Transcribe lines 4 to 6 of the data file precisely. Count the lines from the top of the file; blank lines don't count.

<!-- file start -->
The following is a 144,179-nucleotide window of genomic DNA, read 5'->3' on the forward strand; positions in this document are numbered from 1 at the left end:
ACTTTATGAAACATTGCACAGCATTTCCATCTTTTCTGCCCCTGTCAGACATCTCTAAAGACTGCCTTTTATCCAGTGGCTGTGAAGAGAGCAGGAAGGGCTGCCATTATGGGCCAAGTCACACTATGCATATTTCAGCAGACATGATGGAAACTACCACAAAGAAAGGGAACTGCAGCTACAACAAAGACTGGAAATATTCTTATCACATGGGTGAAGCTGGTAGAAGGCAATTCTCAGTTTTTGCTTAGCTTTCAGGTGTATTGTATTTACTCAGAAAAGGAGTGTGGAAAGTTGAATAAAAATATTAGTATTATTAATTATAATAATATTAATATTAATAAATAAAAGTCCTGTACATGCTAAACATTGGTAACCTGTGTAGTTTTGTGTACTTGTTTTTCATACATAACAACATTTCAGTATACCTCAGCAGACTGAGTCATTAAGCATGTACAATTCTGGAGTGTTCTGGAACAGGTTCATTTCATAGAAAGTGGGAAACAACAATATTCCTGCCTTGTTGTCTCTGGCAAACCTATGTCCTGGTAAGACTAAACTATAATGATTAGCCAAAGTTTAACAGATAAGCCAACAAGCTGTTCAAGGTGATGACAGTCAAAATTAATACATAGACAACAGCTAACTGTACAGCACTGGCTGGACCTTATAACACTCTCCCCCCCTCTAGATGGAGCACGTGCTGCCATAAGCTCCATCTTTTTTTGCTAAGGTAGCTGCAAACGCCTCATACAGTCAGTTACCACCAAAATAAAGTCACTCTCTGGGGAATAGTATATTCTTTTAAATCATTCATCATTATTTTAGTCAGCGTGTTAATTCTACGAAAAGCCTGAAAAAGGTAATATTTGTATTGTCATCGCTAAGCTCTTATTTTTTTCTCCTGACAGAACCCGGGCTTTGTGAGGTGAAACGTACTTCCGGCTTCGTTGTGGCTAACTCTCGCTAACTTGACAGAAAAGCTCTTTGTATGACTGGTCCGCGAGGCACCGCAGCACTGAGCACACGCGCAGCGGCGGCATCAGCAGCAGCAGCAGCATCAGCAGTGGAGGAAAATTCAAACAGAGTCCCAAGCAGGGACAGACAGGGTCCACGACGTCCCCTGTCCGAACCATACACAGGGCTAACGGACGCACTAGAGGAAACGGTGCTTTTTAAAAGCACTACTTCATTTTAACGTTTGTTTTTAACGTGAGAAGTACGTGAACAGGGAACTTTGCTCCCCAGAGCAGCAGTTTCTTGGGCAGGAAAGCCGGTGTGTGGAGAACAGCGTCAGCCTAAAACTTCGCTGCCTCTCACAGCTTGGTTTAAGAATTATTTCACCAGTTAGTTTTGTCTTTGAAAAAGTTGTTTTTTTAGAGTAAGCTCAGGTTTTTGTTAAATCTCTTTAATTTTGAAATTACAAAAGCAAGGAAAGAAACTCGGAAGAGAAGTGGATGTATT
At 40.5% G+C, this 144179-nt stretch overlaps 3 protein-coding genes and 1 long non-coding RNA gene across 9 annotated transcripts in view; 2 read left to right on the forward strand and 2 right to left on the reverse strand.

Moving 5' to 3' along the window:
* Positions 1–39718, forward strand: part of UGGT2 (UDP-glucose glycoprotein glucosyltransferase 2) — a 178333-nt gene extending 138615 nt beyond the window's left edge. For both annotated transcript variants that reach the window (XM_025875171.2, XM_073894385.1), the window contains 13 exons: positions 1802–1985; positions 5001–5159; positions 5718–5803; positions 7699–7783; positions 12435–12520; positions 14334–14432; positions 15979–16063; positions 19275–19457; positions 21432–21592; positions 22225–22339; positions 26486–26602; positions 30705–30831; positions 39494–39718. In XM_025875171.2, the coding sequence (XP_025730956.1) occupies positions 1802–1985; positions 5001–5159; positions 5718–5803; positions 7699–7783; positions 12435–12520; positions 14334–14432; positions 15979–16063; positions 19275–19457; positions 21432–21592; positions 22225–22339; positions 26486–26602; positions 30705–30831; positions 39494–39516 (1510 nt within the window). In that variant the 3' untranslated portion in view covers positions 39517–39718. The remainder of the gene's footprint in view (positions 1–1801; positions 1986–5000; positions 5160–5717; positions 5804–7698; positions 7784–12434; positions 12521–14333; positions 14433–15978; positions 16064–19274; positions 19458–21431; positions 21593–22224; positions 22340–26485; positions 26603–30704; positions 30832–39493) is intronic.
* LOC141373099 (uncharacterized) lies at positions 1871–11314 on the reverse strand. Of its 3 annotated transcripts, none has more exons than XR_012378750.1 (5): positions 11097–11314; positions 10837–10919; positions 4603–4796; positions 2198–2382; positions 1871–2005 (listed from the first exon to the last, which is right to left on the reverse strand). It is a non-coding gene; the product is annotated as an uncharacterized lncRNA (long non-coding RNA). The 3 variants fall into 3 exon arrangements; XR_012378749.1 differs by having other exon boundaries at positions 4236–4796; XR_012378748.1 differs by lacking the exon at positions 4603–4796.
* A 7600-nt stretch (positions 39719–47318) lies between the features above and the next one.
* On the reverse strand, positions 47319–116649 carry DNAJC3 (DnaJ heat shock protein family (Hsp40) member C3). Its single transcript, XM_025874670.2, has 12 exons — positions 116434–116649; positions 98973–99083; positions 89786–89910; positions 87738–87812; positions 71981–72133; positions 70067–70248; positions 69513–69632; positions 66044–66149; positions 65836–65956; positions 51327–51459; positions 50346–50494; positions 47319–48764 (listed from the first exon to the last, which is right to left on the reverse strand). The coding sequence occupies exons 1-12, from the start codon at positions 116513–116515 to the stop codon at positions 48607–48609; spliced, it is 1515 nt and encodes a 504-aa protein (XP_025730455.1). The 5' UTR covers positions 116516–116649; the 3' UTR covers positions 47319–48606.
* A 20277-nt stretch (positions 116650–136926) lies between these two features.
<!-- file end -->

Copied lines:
Moving 5' to 3' along the window:
* Positions 1–39718, forward strand: part of UGGT2 (UDP-glucose glycoprotein glucosyltransferase 2) — a 178333-nt gene extending 138615 nt beyond the window's left edge. For both annotated transcript variants that reach the window (XM_025875171.2, XM_073894385.1), the window contains 13 exons: positions 1802–1985; positions 5001–5159; positions 5718–5803; positions 7699–7783; positions 12435–12520; positions 14334–14432; positions 15979–16063; positions 19275–19457; positions 21432–21592; positions 22225–22339; positions 26486–26602; positions 30705–30831; positions 39494–39718. In XM_025875171.2, the coding sequence (XP_025730956.1) occupies positions 1802–1985; positions 5001–5159; positions 5718–5803; positions 7699–7783; positions 12435–12520; positions 14334–14432; positions 15979–16063; positions 19275–19457; positions 21432–21592; positions 22225–22339; positions 26486–26602; positions 30705–30831; positions 39494–39516 (1510 nt within the window). In that variant the 3' untranslated portion in view covers positions 39517–39718. The remainder of the gene's footprint in view (positions 1–1801; positions 1986–5000; positions 5160–5717; positions 5804–7698; positions 7784–12434; positions 12521–14333; positions 14433–15978; positions 16064–19274; positions 19458–21431; positions 21593–22224; positions 22340–26485; positions 26603–30704; positions 30832–39493) is intronic.
* LOC141373099 (uncharacterized) lies at positions 1871–11314 on the reverse strand. Of its 3 annotated transcripts, none has more exons than XR_012378750.1 (5): positions 11097–11314; positions 10837–10919; positions 4603–4796; positions 2198–2382; positions 1871–2005 (listed from the first exon to the last, which is right to left on the reverse strand). It is a non-coding gene; the product is annotated as an uncharacterized lncRNA (long non-coding RNA). The 3 variants fall into 3 exon arrangements; XR_012378749.1 differs by having other exon boundaries at positions 4236–4796; XR_012378748.1 differs by lacking the exon at positions 4603–4796.